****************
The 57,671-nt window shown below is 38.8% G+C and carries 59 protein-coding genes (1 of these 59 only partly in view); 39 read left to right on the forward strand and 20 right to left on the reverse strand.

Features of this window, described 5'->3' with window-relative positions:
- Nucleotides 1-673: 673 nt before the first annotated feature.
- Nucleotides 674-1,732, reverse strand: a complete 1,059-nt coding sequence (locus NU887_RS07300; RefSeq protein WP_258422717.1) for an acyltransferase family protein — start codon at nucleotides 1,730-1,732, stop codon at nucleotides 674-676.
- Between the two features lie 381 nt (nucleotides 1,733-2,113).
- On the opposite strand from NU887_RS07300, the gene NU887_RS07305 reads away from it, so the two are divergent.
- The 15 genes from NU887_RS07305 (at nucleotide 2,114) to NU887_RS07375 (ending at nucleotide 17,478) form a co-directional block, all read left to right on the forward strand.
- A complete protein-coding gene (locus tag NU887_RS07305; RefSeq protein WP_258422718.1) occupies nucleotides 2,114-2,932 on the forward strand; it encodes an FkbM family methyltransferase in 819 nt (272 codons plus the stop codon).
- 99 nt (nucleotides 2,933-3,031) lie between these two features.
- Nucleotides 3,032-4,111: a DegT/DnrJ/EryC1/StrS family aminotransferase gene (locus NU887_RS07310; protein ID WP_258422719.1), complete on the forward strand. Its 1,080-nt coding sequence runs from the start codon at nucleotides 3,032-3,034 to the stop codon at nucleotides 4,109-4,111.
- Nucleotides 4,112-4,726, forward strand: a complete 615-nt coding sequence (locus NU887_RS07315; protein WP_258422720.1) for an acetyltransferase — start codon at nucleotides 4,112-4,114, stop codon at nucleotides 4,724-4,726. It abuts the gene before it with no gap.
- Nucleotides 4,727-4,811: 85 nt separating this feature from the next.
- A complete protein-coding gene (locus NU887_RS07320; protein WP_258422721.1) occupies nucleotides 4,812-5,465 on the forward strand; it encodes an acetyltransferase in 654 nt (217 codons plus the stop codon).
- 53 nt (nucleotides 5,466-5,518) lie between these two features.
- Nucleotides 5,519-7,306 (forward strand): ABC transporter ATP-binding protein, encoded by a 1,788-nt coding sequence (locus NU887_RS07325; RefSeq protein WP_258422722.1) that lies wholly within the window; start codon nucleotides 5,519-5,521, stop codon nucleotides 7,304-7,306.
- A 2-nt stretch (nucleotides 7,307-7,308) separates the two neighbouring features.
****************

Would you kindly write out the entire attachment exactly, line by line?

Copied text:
The 57,671-nt window shown below is 38.8% G+C and carries 59 protein-coding genes (1 of these 59 only partly in view); 39 read left to right on the forward strand and 20 right to left on the reverse strand.

Features of this window, described 5'->3' with window-relative positions:
- Nucleotides 1-673: 673 nt before the first annotated feature.
- Nucleotides 674-1,732, reverse strand: a complete 1,059-nt coding sequence (locus NU887_RS07300; RefSeq protein WP_258422717.1) for an acyltransferase family protein — start codon at nucleotides 1,730-1,732, stop codon at nucleotides 674-676.
- Between the two features lie 381 nt (nucleotides 1,733-2,113).
- On the opposite strand from NU887_RS07300, the gene NU887_RS07305 reads away from it, so the two are divergent.
- The 15 genes from NU887_RS07305 (at nucleotide 2,114) to NU887_RS07375 (ending at nucleotide 17,478) form a co-directional block, all read left to right on the forward strand.
- A complete protein-coding gene (locus tag NU887_RS07305; RefSeq protein WP_258422718.1) occupies nucleotides 2,114-2,932 on the forward strand; it encodes an FkbM family methyltransferase in 819 nt (272 codons plus the stop codon).
- 99 nt (nucleotides 2,933-3,031) lie between these two features.
- Nucleotides 3,032-4,111: a DegT/DnrJ/EryC1/StrS family aminotransferase gene (locus NU887_RS07310; protein ID WP_258422719.1), complete on the forward strand. Its 1,080-nt coding sequence runs from the start codon at nucleotides 3,032-3,034 to the stop codon at nucleotides 4,109-4,111.
- Nucleotides 4,112-4,726, forward strand: a complete 615-nt coding sequence (locus NU887_RS07315; protein WP_258422720.1) for an acetyltransferase — start codon at nucleotides 4,112-4,114, stop codon at nucleotides 4,724-4,726. It abuts the gene before it with no gap.
- Nucleotides 4,727-4,811: 85 nt separating this feature from the next.
- A complete protein-coding gene (locus NU887_RS07320; protein WP_258422721.1) occupies nucleotides 4,812-5,465 on the forward strand; it encodes an acetyltransferase in 654 nt (217 codons plus the stop codon).
- 53 nt (nucleotides 5,466-5,518) lie between these two features.
- Nucleotides 5,519-7,306 (forward strand): ABC transporter ATP-binding protein, encoded by a 1,788-nt coding sequence (locus NU887_RS07325; RefSeq protein WP_258422722.1) that lies wholly within the window; start codon nucleotides 5,519-5,521, stop codon nucleotides 7,304-7,306.
- A 2-nt stretch (nucleotides 7,307-7,308) separates the two neighbouring features.